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Tension Between Authoritarianism and Individualization

In the post-reform era, China is undergoing a process of decentred internationalization (Gonzalez-Vicente 2011: 402). The nation-state has been challenged by the complexity of social problems, the strength of organized interests and the growing internationalization of interdependencies (Chhotray and Stoker 2009: 2). The spread of global economic and social links and the rising power of democratization thus put governance systems under pressure (7). In this process, there are expanded flows of goods, services, ideas and people across state boundaries, thereby increasing the share of transnational exchanges relative to domestic ones and increasing decline in the level of regulation (Yu 2008: 3). As China’s society is integrated more deeply into global production networks, people in China are inexorably transformed by the processes of which they are a part (Beeson 2013: 239). International economic forces and domestic interest have collided and colluded with bureaucratic agents all along China’s administrative borders (Yu 2008: 259).

This produced an internationalized society in China, within which the institution of the state is also undergoing transformation (Chan et al. 2008: 16). As a result, “the monopoly of nation-states, in terms of absolute supremacy, completeness, settled jurisdiction, monopolies of violence, and perpetuity over time, has been severely compromised by ever-growing transnational flows of capital, people, ideas, recourses, commodities, violence, and political and religious fealty” (Brown 2011: 49). In this sense, international forces led political elites, bureaucrats and local actors to behave in ways that undermined the regulatory regime in China (Yu 2008: 261). This challenge to the Party’s institutions, forms of organization and political rationality further consolidated the renewed significance of societal uncertainty (Marshall 2009: 3-5).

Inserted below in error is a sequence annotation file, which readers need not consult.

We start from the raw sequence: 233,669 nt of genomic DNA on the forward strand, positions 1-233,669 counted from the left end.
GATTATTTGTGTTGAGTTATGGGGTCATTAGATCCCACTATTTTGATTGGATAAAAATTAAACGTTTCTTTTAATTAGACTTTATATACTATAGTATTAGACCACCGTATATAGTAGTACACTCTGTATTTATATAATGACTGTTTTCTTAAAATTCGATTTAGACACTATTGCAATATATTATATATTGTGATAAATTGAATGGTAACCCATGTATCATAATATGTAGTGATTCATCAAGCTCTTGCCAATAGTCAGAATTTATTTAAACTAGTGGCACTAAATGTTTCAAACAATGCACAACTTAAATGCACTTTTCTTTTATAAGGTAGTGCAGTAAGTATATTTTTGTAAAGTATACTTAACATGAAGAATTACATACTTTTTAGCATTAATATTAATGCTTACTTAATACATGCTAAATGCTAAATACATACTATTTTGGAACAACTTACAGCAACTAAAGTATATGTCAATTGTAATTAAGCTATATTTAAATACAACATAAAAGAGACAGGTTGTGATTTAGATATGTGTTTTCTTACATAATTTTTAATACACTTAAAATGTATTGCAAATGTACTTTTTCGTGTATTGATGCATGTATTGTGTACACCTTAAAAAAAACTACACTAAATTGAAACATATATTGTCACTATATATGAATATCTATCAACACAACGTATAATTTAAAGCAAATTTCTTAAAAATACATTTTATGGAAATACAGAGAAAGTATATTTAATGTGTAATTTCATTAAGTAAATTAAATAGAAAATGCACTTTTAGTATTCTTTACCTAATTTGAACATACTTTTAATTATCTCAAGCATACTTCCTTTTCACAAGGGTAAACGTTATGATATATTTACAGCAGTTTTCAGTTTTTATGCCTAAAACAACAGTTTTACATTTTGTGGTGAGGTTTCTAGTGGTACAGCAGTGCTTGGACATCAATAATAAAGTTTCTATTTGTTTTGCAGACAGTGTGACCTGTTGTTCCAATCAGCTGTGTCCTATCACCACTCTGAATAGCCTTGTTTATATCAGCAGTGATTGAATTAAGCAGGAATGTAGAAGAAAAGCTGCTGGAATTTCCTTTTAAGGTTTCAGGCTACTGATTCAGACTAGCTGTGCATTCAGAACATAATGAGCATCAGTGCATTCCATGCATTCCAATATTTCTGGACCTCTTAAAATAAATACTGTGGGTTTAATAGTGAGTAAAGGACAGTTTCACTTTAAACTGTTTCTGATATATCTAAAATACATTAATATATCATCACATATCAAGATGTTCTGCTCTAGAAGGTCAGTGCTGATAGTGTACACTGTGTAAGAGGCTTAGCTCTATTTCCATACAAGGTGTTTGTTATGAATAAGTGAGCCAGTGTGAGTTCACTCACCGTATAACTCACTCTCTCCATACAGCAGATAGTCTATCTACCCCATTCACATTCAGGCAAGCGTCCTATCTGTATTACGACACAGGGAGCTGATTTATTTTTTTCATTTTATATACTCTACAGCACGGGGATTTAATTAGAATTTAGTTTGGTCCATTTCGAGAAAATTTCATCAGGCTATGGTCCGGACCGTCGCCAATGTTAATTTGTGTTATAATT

Thus, there is tension between modern state rationality and the trans- nationalizing world (Beeson 2013: 246). The result of this tension is that the Party becomes increasingly unable “to provide the means for either understanding or mastering the ordeal of the present, opening up lines of flight that have led to a generalized ‘crisis of governmentality’” (Marshall 2009: 8-9). All of these can be viewed, according to Marshall, as “a ‘crisis of representation’ in a situation of radical uncertainty, where signs and their referents become increasingly unmoored, giving rise to a heightened sense of social insecurity, a fear of fraudulent identities and of strangers, and a growing quest for moral mastery and the ability to control what were seen as untrammelled and dangerous powers” (2009: 9).

More importantly, governing actors are also undergoing a value crisis. The pattern of development under China’s open policy depended greatly on the entrepreneurship of local bureaucrats or leaders of organizations and their ability to manipulate or evade centrally erected barriers to global transactions (Yu 2008: 17). Motivated by global opportunities, bureaucrats, too, facilitated internationalization, largely out of self-interest. Rather than block exchanges, many of them translated regulatory authority into economic gains for themselves and their bureaus. In doing so, officials undermined the very sovereignty that empowered them (Yu 2008: 264). We will examine this problem in subsequent chapters.

To conclude, societal instability has, in turn, led to attempts to grapple with the problem of what is “Chineseness” (Claypool 2005: 568), and, consequently, reflects the unstable power relations of the present. Hence, ancient political legacy, contemporary revolutionary language and other icons have been employed for the purpose of constructing a Chinese national identity as an imagined Chinese people in pursuit of an imagined Chinese Dream (Yang 2014: 180). The discourse of the China Dream has been designed to engage with the context of epistemological, normative and ontological insecurity of life, and thus enable the projection of individual and collective renewal and regeneration (Marshall 2009: 2-3). In other words, there is a contest between China’s initiatives in governing its society and constraints imposed by transnational knowledge in doing so.

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